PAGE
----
SCOTUS Ruling Creates First Amendment Controversy

( – A recent Supreme Court decision in a case against efforts by the Biden administration to censor Americans has opened up new risks to the First Amendment.

On Wednesday, June 26, the Supreme Court lifted an injunction in the case Murthy v. Missouri, once again allowing the government to work with social media companies to target so-called “misinformation” and “disinformation.”

Almost a year prior, on July 4, 2023, US District Court Judge Terry Doughty issued the injunction restricting several federal agencies from working with social media companies to regulate what users can or cannot post. That injunction concluded that by colluding with social media platforms to control and censor content, the Biden administration likely violated constitutionally protected free speech under the First Amendment. Doughty called the censorship by social media “Orwellian.”

The latest ruling determined that the plaintiffs, consisting of five individuals and two states, lacked standing for an injunction against the federal government. Justice Amy Coney Barrett wrote in the majority opinion that they failed to show a link between restrictions imposed upon them in the past by social media platforms and communications on those platforms. The conservative justice also noted how it was hard to establish direct harm from requests by the federal government when the platforms already have “independent incentives” for content moderation.

Justice Samuel Alito disagreed with the decision and said the ruling could send a message to the government that if censorship campaigns were “carried out with enough sophistication,” such collaborations with social media would go unchecked. He said rolling back the injunction would permit government agencies to coerce social media platforms into controlling “what the people say, hear, and think.”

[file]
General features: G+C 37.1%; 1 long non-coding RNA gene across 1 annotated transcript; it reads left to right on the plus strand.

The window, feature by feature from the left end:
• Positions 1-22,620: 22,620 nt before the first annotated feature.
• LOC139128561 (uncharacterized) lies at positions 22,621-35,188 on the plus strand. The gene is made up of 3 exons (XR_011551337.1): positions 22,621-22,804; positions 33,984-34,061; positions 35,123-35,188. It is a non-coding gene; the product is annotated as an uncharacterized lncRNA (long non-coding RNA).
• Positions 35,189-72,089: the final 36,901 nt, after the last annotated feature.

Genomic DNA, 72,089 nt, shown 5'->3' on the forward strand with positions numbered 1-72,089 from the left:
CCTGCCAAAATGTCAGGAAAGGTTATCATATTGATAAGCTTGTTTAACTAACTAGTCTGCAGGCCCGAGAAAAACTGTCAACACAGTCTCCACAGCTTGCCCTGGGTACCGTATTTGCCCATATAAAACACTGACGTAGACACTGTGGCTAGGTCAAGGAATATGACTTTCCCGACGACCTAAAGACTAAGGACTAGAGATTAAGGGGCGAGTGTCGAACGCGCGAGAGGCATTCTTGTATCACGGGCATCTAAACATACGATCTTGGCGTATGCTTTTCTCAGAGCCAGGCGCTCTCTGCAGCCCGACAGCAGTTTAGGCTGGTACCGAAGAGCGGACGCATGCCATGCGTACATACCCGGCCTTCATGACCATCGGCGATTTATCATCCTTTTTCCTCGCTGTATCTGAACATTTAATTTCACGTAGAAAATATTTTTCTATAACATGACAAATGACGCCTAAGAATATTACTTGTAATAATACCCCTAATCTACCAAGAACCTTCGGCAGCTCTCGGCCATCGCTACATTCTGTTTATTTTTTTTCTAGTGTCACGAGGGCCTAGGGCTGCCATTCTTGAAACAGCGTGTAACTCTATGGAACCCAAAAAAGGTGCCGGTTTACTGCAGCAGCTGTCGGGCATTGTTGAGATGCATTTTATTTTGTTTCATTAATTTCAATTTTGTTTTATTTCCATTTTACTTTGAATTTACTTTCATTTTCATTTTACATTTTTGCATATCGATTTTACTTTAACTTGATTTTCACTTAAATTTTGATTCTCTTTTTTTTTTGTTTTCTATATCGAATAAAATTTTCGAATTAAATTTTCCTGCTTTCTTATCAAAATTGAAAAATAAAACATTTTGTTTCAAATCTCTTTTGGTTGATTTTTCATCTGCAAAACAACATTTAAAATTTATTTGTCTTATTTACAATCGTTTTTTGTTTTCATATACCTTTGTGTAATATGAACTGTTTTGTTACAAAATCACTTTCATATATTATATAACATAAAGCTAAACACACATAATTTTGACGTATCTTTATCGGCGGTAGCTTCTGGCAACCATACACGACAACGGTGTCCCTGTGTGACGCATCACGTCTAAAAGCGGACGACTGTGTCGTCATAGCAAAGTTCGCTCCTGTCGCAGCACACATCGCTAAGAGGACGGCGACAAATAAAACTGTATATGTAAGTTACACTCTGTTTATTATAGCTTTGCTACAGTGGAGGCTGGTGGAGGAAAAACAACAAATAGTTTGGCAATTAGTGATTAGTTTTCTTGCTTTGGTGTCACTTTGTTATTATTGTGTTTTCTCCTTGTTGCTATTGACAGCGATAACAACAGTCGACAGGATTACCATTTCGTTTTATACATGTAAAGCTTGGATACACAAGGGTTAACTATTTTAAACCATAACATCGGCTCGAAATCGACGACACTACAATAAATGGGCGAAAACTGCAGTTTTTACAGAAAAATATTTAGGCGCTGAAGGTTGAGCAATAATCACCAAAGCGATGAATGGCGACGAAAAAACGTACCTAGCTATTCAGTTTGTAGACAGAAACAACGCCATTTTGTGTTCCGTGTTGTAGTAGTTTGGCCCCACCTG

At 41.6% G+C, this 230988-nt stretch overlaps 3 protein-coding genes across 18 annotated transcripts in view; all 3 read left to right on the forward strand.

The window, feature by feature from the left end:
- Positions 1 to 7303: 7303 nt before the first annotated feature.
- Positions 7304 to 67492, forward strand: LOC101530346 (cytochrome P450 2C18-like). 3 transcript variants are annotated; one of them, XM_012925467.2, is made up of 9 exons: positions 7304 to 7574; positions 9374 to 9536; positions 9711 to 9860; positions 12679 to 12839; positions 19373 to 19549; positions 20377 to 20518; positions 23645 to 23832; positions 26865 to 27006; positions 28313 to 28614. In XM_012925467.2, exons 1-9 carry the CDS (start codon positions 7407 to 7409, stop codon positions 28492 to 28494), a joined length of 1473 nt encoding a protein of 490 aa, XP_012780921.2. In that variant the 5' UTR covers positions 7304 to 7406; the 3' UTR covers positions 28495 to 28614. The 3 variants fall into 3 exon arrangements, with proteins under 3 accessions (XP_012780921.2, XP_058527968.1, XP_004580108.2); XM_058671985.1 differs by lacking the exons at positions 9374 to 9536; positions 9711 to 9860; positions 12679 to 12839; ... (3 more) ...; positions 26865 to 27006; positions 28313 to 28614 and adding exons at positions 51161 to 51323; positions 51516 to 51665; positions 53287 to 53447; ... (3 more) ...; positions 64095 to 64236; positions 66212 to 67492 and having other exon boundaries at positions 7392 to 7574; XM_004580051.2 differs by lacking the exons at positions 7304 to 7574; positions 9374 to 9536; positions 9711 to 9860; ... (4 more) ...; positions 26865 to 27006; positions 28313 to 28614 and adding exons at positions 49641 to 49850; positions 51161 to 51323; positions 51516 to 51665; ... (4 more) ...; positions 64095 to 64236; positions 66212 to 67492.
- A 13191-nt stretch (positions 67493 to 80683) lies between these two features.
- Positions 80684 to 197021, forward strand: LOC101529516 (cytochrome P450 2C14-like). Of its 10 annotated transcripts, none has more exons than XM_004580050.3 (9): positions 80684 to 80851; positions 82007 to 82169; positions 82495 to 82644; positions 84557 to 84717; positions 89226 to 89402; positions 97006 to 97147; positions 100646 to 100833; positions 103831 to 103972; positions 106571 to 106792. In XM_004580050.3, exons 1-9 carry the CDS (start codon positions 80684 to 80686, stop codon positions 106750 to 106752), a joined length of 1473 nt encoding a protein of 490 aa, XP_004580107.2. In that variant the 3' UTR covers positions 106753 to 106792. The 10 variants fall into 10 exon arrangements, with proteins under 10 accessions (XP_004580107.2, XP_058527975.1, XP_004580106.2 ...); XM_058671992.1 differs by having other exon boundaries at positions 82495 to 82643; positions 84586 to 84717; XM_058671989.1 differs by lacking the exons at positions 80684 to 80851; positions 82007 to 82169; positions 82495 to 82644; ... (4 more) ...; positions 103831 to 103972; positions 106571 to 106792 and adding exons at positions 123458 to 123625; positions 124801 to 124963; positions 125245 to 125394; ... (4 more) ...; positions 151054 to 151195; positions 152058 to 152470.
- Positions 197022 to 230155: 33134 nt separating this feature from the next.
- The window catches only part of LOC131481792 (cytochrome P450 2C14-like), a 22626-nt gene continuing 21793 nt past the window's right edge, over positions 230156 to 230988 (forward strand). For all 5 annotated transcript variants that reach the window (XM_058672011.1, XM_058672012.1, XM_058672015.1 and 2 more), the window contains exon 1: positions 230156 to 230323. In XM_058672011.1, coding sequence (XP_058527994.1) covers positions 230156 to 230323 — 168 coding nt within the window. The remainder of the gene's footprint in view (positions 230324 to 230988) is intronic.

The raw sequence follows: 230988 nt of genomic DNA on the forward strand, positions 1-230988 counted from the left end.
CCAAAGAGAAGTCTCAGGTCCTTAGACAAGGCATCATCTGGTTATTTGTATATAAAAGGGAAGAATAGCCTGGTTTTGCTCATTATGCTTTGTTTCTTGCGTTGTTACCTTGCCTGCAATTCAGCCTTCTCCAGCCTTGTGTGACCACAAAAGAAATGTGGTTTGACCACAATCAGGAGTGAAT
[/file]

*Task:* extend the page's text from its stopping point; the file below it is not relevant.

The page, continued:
White House press secretary Karine Jean-Pierre praised the ruling and said it would help to ensure that the Biden administration can continue its “important work with technology companies to protect” Americans’ safety and security.

Ilya Somin, a law professor at George Mason University, warned that if “very strong evidence of causal links” is required “just to get standing” in cases against government agencies, those agencies will exploit that “procedural requirement” to avoid “judicial scrutiny” of attempts to censor Americans. Somin said the ruling would make the problem worse as agencies “tailor” their communications while pressuring social media companies to comply with their suggestions.

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